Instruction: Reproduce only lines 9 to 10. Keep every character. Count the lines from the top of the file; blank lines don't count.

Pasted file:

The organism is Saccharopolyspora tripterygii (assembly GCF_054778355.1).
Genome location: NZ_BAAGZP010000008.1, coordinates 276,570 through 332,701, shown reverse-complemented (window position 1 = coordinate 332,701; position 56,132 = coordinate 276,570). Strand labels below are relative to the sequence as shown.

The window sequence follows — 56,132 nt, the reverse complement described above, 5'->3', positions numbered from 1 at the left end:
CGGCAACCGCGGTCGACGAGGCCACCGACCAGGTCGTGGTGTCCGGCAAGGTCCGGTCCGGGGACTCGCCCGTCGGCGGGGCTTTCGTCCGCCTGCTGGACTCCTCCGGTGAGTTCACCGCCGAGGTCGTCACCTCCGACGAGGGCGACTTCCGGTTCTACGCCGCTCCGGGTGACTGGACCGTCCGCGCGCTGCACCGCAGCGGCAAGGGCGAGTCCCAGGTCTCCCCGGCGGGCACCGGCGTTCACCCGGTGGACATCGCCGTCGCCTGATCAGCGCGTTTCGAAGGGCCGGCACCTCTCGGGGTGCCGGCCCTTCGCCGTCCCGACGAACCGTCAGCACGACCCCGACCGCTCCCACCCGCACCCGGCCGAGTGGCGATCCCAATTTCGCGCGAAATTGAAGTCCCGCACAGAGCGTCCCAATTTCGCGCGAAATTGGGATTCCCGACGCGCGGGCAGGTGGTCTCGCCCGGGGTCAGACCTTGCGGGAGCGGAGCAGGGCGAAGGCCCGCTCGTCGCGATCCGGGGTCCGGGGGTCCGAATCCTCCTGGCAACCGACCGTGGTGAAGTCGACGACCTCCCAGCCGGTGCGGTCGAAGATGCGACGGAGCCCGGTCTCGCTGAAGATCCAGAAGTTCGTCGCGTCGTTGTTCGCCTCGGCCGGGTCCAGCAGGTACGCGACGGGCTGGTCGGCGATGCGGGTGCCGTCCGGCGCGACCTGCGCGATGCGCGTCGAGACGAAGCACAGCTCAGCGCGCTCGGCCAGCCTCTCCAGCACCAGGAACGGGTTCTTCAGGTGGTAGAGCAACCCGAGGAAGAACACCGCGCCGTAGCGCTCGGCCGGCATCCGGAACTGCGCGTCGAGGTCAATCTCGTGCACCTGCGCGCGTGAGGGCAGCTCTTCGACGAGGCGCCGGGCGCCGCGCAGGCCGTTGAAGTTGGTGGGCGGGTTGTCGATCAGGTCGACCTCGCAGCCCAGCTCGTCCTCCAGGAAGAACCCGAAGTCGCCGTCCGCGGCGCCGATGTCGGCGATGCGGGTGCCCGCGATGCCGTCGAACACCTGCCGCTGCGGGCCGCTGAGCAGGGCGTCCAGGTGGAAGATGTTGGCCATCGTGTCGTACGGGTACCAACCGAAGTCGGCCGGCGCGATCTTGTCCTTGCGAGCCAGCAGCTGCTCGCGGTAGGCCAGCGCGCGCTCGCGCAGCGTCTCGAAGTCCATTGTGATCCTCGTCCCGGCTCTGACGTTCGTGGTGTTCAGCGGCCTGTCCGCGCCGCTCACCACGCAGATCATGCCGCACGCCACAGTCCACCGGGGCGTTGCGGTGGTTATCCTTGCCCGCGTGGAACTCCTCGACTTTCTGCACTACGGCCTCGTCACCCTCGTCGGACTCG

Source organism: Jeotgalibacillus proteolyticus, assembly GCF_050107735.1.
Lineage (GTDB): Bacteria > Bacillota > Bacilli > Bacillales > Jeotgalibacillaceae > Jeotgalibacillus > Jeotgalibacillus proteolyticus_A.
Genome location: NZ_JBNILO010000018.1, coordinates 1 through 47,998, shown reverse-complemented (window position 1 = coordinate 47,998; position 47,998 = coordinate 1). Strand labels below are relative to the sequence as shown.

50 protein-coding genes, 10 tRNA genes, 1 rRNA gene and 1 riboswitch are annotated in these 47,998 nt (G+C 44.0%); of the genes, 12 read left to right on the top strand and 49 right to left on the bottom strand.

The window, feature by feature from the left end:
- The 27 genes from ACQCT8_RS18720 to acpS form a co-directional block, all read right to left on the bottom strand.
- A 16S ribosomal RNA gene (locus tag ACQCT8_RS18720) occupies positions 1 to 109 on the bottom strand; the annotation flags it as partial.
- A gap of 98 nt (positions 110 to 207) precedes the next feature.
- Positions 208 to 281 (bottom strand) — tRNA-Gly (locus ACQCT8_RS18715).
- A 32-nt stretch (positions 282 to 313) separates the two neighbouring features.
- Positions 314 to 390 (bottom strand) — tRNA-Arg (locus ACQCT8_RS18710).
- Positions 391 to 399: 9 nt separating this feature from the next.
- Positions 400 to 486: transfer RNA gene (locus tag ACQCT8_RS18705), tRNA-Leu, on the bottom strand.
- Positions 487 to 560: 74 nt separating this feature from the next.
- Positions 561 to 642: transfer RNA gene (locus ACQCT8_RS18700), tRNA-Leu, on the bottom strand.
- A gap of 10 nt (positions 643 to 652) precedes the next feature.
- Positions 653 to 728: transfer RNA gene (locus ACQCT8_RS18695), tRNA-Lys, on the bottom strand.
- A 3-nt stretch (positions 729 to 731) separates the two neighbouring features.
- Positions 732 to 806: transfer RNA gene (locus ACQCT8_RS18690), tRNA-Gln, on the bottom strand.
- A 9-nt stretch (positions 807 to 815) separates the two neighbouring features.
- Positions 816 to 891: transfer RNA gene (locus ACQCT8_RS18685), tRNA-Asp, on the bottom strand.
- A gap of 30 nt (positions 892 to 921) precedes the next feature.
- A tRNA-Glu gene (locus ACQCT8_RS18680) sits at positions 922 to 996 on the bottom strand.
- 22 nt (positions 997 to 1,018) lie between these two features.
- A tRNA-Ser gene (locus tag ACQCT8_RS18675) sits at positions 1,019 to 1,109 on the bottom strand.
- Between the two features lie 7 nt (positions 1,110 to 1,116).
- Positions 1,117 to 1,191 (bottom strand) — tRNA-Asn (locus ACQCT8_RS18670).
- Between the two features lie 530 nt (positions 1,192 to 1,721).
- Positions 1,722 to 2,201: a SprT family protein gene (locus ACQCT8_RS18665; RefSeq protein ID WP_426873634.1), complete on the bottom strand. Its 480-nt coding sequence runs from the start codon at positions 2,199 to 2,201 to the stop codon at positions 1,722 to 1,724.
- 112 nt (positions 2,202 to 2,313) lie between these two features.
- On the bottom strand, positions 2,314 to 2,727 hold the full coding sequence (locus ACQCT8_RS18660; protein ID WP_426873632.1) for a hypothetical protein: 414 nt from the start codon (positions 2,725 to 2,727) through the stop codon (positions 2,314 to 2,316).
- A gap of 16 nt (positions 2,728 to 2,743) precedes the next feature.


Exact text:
The window, feature by feature from the left end:
- The 27 genes from ACQCT8_RS18720 to acpS form a co-directional block, all read right to left on the bottom strand.